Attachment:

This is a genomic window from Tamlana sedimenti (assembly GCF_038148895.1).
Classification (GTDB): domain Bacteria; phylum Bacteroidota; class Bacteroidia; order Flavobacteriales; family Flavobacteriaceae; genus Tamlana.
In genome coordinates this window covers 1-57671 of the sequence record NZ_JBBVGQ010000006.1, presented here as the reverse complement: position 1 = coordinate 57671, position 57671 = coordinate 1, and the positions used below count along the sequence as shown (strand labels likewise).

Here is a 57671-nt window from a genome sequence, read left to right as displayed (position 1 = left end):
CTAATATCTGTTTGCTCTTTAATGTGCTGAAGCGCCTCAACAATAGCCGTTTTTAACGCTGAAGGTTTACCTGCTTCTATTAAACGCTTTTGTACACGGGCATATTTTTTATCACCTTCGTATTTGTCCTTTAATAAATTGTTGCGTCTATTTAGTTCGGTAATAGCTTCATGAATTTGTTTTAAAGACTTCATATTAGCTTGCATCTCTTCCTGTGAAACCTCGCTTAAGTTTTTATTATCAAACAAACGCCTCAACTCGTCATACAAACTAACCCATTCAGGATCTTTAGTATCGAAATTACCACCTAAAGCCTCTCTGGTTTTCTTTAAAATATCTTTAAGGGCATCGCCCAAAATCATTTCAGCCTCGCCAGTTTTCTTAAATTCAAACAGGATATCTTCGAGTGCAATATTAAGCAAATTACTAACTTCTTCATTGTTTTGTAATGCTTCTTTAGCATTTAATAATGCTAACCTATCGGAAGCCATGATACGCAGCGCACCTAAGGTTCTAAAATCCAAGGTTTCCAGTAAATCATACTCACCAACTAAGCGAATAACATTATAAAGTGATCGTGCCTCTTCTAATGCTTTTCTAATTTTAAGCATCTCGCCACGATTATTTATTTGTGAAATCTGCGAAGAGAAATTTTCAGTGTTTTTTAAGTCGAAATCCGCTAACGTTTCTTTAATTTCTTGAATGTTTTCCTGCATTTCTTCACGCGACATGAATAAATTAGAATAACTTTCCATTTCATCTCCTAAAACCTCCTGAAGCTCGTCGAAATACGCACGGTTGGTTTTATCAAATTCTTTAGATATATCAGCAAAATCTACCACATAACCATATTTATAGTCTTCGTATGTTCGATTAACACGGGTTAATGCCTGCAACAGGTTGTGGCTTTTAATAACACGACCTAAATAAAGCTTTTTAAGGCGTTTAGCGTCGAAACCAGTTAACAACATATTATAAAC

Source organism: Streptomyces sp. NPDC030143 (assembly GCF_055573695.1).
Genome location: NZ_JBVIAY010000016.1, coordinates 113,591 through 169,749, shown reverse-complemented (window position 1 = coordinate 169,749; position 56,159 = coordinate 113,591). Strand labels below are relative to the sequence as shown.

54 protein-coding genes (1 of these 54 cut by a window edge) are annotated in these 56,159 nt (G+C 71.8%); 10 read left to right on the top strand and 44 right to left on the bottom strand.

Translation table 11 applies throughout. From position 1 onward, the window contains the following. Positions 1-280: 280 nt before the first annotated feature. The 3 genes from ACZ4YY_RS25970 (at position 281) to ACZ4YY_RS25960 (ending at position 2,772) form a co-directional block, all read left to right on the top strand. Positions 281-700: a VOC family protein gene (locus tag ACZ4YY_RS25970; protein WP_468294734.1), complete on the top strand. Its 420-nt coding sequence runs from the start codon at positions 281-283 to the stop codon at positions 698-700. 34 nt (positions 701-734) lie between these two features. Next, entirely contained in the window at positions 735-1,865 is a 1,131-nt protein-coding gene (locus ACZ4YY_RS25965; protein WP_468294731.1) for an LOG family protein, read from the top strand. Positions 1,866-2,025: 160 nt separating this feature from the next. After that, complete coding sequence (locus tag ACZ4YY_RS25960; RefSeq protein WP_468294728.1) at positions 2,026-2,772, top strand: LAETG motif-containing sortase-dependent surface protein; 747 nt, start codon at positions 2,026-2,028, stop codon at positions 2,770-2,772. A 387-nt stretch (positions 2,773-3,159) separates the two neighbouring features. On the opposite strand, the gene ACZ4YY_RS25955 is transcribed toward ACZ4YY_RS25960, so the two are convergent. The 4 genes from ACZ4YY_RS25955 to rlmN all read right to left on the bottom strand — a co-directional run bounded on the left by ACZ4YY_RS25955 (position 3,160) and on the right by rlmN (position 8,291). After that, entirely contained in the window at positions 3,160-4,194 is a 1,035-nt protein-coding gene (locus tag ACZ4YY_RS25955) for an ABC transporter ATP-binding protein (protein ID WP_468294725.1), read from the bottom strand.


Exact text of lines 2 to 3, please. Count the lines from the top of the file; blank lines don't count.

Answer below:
Classification (GTDB): domain Bacteria; phylum Bacteroidota; class Bacteroidia; order Flavobacteriales; family Flavobacteriaceae; genus Tamlana.
In genome coordinates this window covers 1-57671 of the sequence record NZ_JBBVGQ010000006.1, presented here as the reverse complement: position 1 = coordinate 57671, position 57671 = coordinate 1, and the positions used below count along the sequence as shown (strand labels likewise).